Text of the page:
Iowa Lakes investing in allied health offerings
On the heels of last summer's science lab addition to the Iowa Lakes Spencer campus, the local community college used funding from the Iowa Values Fund to supplement a budgeted expansion to the facilities serving students in the Surgical Tech and Medical Assistant programs.
Mary Faber, director of Iowa Lakes' Spencer campus, acknowledged her center's reputation as an allied health education hub.
"It's known for nursing, but there a lot of other jewels to be found," Faber said.
The establishment of the full-service science lab was key in the expansion of allied health opportunities.
"That was the key to helping us provide those science classes which are the basis for the allied health programs," Faber said.
The Surgical Tech program has been around for 11 years and the Medical Assistant program even longer. The upgrades to the "learning classrooms" for each of the long-standing programs were a long time coming.
"The Spencer campus in general has been evolving," Faber said. "At some point, there was some interest in establishing some innovations and we're lucky that they located them here."
Faber continued, "From the medical assistant standpoint, they were used to a sparse area that incorporated very few either medical or office type equipment. Now they have gone to two fully stocked doctors offices, and an X-ray unit and lab space to do those medical tests that we are instructing students to do."
The new space allows the students a first-hand opportunity to work in simulated medical office.
"The Medical Assistant program prepares students for a variety of roles within the medical setting. We are very excited about these lab renovations because the space is designed to replicate medical facilities, including front office, exam areas, professional work stations, radiology and lab, which enhances the hands-on learning experience," Val Curry, Medical Assistant coordinator, said.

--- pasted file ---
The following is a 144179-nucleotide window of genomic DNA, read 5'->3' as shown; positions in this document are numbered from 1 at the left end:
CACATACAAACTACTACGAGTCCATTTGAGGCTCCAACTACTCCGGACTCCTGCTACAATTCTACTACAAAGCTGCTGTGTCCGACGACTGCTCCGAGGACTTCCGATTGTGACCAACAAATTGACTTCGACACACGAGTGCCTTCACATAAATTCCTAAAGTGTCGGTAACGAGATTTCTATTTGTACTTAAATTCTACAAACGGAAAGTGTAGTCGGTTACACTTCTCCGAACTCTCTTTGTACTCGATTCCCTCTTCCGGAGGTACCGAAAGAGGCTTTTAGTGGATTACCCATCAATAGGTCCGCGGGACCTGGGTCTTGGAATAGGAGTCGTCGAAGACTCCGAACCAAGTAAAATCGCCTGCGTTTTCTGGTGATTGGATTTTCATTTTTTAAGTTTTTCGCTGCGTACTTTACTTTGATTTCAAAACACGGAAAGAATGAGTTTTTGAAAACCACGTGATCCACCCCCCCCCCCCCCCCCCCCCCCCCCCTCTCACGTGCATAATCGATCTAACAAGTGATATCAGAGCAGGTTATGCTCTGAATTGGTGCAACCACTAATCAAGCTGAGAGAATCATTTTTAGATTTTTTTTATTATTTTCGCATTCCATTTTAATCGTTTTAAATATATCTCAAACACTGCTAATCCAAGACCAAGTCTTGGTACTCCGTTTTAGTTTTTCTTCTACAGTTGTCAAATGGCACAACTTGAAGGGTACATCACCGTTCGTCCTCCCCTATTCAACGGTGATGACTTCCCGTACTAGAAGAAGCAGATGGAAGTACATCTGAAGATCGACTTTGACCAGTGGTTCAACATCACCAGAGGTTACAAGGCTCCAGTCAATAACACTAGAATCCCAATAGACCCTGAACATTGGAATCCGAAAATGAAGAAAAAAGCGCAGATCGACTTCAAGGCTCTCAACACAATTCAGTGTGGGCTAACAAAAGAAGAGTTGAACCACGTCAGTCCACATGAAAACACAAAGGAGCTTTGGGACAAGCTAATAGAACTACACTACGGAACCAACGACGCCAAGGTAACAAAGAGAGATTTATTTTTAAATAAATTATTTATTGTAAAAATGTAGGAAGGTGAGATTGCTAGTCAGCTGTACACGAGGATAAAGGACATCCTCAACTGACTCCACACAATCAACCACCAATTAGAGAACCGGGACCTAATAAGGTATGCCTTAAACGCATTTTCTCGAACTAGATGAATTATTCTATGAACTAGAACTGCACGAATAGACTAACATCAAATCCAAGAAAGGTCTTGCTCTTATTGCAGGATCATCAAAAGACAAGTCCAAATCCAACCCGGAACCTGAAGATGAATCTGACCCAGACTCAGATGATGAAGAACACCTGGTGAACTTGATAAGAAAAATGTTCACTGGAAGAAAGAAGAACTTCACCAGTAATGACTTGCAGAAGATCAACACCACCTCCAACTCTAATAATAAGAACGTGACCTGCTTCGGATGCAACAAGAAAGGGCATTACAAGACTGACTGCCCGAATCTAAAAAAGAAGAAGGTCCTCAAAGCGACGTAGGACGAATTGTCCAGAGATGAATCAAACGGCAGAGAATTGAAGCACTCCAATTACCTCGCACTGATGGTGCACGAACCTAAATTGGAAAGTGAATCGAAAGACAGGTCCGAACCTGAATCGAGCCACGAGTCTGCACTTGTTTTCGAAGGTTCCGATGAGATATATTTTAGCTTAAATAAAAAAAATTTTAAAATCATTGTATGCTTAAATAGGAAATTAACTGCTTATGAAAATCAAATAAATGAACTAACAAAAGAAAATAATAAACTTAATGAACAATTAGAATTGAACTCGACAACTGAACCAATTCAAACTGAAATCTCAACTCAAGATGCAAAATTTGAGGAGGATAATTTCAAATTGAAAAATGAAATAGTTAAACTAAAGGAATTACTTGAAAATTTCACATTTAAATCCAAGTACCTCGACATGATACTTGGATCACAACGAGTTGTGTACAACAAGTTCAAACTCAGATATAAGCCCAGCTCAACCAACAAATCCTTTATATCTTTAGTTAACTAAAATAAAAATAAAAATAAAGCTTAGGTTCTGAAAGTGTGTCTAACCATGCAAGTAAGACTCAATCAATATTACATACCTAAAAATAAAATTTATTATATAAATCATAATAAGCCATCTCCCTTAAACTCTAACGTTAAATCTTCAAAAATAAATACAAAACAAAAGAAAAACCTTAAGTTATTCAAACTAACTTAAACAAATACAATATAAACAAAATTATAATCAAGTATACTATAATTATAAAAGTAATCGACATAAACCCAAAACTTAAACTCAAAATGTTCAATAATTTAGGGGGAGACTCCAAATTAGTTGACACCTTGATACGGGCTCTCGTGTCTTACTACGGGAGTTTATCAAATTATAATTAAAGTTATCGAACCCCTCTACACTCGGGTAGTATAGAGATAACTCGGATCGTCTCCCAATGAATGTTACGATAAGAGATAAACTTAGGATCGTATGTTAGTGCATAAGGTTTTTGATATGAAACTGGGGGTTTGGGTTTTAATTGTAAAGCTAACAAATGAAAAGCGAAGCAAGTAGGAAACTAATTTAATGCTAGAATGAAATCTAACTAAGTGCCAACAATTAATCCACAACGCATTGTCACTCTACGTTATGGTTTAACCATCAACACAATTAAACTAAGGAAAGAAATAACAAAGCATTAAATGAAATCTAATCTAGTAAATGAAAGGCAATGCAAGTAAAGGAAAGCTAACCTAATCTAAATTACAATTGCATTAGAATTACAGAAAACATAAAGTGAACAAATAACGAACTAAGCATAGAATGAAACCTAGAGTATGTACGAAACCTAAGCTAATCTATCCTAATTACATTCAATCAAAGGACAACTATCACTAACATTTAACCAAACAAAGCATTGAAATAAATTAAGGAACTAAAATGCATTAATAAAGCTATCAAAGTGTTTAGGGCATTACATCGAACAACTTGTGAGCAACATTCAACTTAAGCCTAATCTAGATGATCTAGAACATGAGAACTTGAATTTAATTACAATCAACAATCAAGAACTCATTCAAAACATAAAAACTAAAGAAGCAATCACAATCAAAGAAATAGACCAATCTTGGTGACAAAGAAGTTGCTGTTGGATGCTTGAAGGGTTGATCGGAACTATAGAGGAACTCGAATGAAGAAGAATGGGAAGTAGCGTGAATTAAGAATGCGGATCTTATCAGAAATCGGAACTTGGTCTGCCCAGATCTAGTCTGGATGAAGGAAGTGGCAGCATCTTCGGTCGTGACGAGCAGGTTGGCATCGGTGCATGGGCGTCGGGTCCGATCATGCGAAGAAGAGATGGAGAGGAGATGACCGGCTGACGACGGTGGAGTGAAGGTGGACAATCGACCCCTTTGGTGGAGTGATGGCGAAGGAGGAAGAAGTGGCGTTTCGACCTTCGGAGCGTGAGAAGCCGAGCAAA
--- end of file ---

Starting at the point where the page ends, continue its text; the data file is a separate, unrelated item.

The Surgical Tech program, taught by Dana Grafft, also had a meager classroom setting initially.
"It was one of our top priorities in both of these redos that we replicate what they're going to experience in the real world," Faber said.
She added, "One of the things that surprised me was how important it is for a student to gown and glove. They practice it 100 times so they really get what a surgery tech person, from the get-go, needs to do."
Faber also noted the multiple instruments students must learn based on the different surgical procedures.
"It's been a tremendous asset to have these surgical suites," Faber said.
The programs, which each offer clinical experience, have become a draw for a wide range of students.
"They have great flexibility. You can work in a wide range of fields. We get traditional and non-traditional students; students who have been in other fields, students with four-year degrees - we have a math teacher in our surg tech program."
Faber said the school is confident the new medical training classrooms will serve the students well.
"We toured other colleges and looked at what they provided in other areas, and we met or exceeded the other facilities we looked at. ... It helped us frame what we wanted to do and what we could do to match the funding. It allowed us to come up with some very good lab programs for both," Faber said.
She continued, "Anyone is welcome to come out and view the facilities. We are so tickled to have these here on the Spencer campus. Anyone who wants a tour, we would welcome that."
Both the Surgical Tech and Medical Assistant programs are accredited. The cap on the number of students is 20, and they are halfway to the cap for next fall already. The Medical Assistant program is able to allow for more students.